In the largest studies to date, more than 17,000 liquid biopsies from 15,191 patients with more than 50 different types of advanced cancer have revealed genetic mutations similar to those found with traditional tissue biopsy.

For example, a blood test to measure ctDNA in women with early-stage breast cancer who had undergone neoadjuvant chemotherapy and surgery detected ctDNA in blood samples as early as 2 to 4 weeks after surgery in some patients. Most of these women (89%) went on to experience a relapse.

The US Food and Drug Administration, in fact, has just approved the first blood-based genetic test that can detect epidermal growth factor receptor (EGFR) gene mutations in patients with non-small cell lung cancer.

Not a Perfect Test

In the current study, study, the authors performed parallel sequencing–based assays to evaluate the ability of ctDNA to detect minimal residual disease in 1046 plasma samples that were obtained prospectively from 230 patients with resected stage II colon cancer.

Among the 178 patients who did not receive adjuvant chemotherapy, ctDNA was detected postoperatively in 14 (7.9%) patients.

Of this small group, disease recurred in 11 (79%) at a median follow-up of 27 months. Conversely, there was a recurrence in only 16 (9.8%) of 164 patients with negative ctDNA results (HR, 18; P < .001).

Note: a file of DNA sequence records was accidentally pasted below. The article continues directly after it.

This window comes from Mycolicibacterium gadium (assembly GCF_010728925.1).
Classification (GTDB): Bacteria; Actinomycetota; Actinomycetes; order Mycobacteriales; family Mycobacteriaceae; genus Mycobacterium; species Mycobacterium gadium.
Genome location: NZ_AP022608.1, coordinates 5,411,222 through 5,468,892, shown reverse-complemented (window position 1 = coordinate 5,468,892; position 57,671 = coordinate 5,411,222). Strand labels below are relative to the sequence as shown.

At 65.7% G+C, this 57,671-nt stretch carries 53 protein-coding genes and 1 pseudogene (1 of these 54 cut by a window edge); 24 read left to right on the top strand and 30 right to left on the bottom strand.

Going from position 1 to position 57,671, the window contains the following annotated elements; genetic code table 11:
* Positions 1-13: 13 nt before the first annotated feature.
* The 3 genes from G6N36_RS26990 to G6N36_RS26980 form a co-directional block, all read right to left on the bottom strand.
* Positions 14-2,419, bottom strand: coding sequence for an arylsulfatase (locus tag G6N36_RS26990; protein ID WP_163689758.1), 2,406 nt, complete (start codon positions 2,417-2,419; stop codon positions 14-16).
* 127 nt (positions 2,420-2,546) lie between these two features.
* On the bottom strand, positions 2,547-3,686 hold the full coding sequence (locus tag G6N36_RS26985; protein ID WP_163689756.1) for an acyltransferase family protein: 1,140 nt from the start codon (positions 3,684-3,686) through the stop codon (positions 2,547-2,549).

In the 52 patients who received chemotherapy, the presence of ctDNA after they completed their treatment was also associated with an inferior recurrence-free survival (HR, 11; P = .001).

Overall, patients who were ctDNA positive postoperatively had a markedly reduced recurrence-free survival (RFS) compared with those who had a ctDNA-negative status (HR, 18; P = 2.6 × 10–12).

Estimates of being recurrence free at 3 years were 0% for the ctDNA-positive group vs 90% for the ctDNA-negative patients.

Notably, cancer recurred in 14 patients whose blood tests showed no cancer-linked DNA. This indicates that the test is not flawless.